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Suppose we start with an initial probability distribution on $\mathbb{N}$ that gives positive probability to each $n$. Let's call this random variable $X_1$ so we have $P(X_1=n)=p_{1,n}>0$ for all $n\in\mathbb{N}$. $X_1$ wil be the first draw from $\mathbb{N}$. For the next draw $X_2$ we define a new distribution on $\mathbb{N}\setminus\{ X_1 \}$ by rescaling the remaining probabilities so they add up to 1. So $p_{2,X_1}=0$ and $p_{2,n}=\frac{p_{1,n}}{1-p_{1,X_1}}$ for $n\neq X_1$. Continuing in this manner we get a stochastic process (certainly not Markov) that corresponds to drawing from $\mathbb{N}$ without replacement. My question is whether this process has ever been studied in the literature. In particular, I'm wondering if a clever choice of the initial distribution could result in tractable expressions for the distributions of $X_n$ for large $n$.

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I have not read Feller's classic text on probability. The reputation of the text, however, I have heard. Thus I wager a small amount of money that this subject is discussed, perhaps in a different form, in that text. Gerhard "Say A Nickel, Any Takers?" Paseman, 2011.08.26 – Gerhard Paseman Aug 26 '11 at 17:36
Do you want the (unconditional) distribution of $X_n$? That is the same as the distribution of $X_1$. – Robert Israel Aug 26 '11 at 20:33
@Robert, X_1 and X_2 are never equidistributed. – Did Aug 26 '11 at 21:17
This model of drawing without replacement is used by professional poker players to estimate the probability of finishing in $n$th place in a tournament given a particular distribution of chips. It is called the Independent Chip Model or ICM. I proved that in heads-up pots in tournaments with nondecreasing prizes, the ICM always recommends a nonnegative amount of risk-aversion. For example, according to the ICM it is not worth it to spend some chips on average to try to knock someone out. – Douglas Zare Aug 26 '11 at 21:39
@Michael Hardy: If $Pr(X_1=1)=0.9$, then $Pr(X_2=1)$ can't be $0.9$ since the events are disjoint. – Douglas Zare Aug 26 '11 at 21:56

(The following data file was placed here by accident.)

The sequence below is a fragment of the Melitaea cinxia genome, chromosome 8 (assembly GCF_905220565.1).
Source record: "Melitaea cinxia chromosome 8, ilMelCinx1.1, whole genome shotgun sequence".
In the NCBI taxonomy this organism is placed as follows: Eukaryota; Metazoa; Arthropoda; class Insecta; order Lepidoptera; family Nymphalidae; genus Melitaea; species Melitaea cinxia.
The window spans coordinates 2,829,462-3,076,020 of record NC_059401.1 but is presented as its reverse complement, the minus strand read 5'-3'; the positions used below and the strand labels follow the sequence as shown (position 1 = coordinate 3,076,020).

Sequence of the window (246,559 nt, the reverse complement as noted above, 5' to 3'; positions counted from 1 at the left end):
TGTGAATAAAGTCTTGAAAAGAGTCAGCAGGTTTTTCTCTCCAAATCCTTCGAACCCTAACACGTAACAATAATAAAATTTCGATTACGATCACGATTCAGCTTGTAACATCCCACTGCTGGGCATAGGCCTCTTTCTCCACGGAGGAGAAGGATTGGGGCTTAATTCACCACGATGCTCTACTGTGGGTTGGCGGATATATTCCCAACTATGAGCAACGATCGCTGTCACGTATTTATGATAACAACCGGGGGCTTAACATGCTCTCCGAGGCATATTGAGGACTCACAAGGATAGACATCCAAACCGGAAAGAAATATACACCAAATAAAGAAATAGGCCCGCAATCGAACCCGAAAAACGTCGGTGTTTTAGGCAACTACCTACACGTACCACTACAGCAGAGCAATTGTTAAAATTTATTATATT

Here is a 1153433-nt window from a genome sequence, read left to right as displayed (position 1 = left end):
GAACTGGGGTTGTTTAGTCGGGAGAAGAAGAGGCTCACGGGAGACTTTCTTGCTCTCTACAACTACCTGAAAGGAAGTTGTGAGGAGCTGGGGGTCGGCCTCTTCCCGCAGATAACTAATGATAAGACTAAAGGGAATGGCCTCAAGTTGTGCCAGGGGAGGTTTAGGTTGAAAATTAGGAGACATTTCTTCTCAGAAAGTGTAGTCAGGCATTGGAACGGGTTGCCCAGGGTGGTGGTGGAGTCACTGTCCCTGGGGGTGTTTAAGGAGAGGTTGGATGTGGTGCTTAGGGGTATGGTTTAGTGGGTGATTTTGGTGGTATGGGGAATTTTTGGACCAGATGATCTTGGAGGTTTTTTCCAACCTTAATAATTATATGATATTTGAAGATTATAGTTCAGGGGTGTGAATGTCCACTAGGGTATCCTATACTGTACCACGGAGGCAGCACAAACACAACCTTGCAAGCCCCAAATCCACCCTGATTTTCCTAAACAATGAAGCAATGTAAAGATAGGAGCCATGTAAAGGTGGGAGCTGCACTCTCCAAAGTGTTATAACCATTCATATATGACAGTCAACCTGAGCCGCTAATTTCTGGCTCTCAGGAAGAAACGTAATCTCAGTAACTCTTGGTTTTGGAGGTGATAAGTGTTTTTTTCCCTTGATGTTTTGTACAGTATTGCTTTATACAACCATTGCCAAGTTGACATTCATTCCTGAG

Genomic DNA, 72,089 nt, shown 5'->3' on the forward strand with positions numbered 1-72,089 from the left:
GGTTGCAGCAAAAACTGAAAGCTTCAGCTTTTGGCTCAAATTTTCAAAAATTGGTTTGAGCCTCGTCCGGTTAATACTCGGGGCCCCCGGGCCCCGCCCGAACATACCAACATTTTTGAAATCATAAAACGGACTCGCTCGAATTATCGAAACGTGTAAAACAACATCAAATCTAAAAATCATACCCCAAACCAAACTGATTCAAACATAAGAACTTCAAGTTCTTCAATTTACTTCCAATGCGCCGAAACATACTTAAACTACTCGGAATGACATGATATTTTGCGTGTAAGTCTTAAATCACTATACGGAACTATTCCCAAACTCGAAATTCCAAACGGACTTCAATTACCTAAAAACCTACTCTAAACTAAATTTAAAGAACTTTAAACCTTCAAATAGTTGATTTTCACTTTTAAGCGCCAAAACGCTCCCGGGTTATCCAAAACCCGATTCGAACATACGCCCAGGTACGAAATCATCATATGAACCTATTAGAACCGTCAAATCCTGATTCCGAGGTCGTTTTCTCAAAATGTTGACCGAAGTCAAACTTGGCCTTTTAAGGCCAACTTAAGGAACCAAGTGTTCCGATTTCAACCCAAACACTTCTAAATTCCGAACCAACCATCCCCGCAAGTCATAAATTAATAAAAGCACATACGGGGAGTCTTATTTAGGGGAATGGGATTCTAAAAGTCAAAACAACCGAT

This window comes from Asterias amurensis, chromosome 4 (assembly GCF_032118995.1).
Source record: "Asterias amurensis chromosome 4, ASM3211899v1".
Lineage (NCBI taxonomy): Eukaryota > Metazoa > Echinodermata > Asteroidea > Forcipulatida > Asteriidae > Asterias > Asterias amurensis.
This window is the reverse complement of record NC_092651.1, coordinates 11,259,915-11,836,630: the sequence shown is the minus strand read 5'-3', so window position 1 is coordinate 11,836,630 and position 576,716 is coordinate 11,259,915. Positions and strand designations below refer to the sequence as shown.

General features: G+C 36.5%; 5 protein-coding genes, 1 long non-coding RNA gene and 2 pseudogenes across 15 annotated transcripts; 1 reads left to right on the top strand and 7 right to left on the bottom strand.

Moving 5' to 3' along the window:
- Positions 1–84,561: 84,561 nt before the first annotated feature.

Here are some preliminary computations. Assume the reference distribution is $(p(n))$. For every finite subset $I$ of $\mathbb N$, introduce the finite number $r(I)\ge1$ such that $$ \frac1{r(I)}=1-\sum_{k\in I}p(k). $$ Obviously, $P(X_1=n)=p(n)$ for every $n$. Likewise, $P(X_2=n)=E(p(n)r(X_1);X_1\ne n)$ hence $$ P(X_2=n)=p(n)(\alpha-p(n)r(n)),\qquad \alpha=\sum\limits_kp(k)r(k). $$ This shows that $X_1$ and $X_2$ are not equidistributed (if they were, $\alpha-p(n)r(n)$ would not depend on $n$, hence $p(n)$ would not either, but this is impossible since $(p(n))$ is a measure with finite mass on an infinite set).

One can also compute the joint distribution of $(X_1,X_2)$ as $$ P(X_1=n,X_2=k)=p(n)r(n)p(k)[k\ne n], $$ and this allows to expand $$ P(X_3=n)=E(p(n)r(X_1,X_2);X_1\ne n,X_2\ne n), $$ as the double sum $$ P(X_3=n)=p(n)\sum_{k\ne n}\sum_{i\ne n}[k\ne i]r(k,i)p(k)r(k)p(i), $$ but no simpler or really illuminating expression seems to emerge.

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Googling "sampling without replacement" produces more information than I could ever hope to summarize here (note that in sampling theory, the population is usually assumed to be so large as to be infinite, and the distribution is whatever you feel like, certainly not usually uniform).

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Saying the population is infinite is often little more than a roundabout way of saying that the sampling is being done with replacement, i.e., i.i.d. As the population size grows, "without replacement" approaches "with replacement". – Michael Hardy Aug 26 '11 at 20:49
for a finite population, the multivariate hypergeometric distribution is the general answer. – Carlo Beenakker Aug 26 '11 at 21:12
@Carlo, for a finite population, the experiment collapses after a finite time and the distribution of X_n for large n (the object the OP is interested in) does not exist. – Did Aug 26 '11 at 23:48
@Didier --- you're absolutely right; I was thinking of a double limit in which both the system size and "time" n are sent to infnity. – Carlo Beenakker Aug 27 '11 at 7:04

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